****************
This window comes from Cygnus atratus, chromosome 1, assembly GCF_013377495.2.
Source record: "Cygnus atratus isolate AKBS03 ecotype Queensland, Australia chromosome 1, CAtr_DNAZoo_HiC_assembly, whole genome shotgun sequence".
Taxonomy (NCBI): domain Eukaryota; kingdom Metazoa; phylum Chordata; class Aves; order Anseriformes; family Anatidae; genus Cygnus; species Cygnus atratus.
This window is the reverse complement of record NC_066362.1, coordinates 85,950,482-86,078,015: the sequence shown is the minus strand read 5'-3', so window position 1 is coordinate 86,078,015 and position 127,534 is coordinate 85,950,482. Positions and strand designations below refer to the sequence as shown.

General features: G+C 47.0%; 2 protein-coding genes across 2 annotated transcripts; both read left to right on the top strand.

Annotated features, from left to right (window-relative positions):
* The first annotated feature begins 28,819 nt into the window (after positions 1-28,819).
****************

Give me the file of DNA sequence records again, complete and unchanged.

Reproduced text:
This window comes from Cygnus atratus, chromosome 1, assembly GCF_013377495.2.
Source record: "Cygnus atratus isolate AKBS03 ecotype Queensland, Australia chromosome 1, CAtr_DNAZoo_HiC_assembly, whole genome shotgun sequence".
Taxonomy (NCBI): domain Eukaryota; kingdom Metazoa; phylum Chordata; class Aves; order Anseriformes; family Anatidae; genus Cygnus; species Cygnus atratus.
This window is the reverse complement of record NC_066362.1, coordinates 85,950,482-86,078,015: the sequence shown is the minus strand read 5'-3', so window position 1 is coordinate 86,078,015 and position 127,534 is coordinate 85,950,482. Positions and strand designations below refer to the sequence as shown.

General features: G+C 47.0%; 2 protein-coding genes across 2 annotated transcripts; both read left to right on the top strand.

Annotated features, from left to right (window-relative positions):
* The first annotated feature begins 28,819 nt into the window (after positions 1-28,819).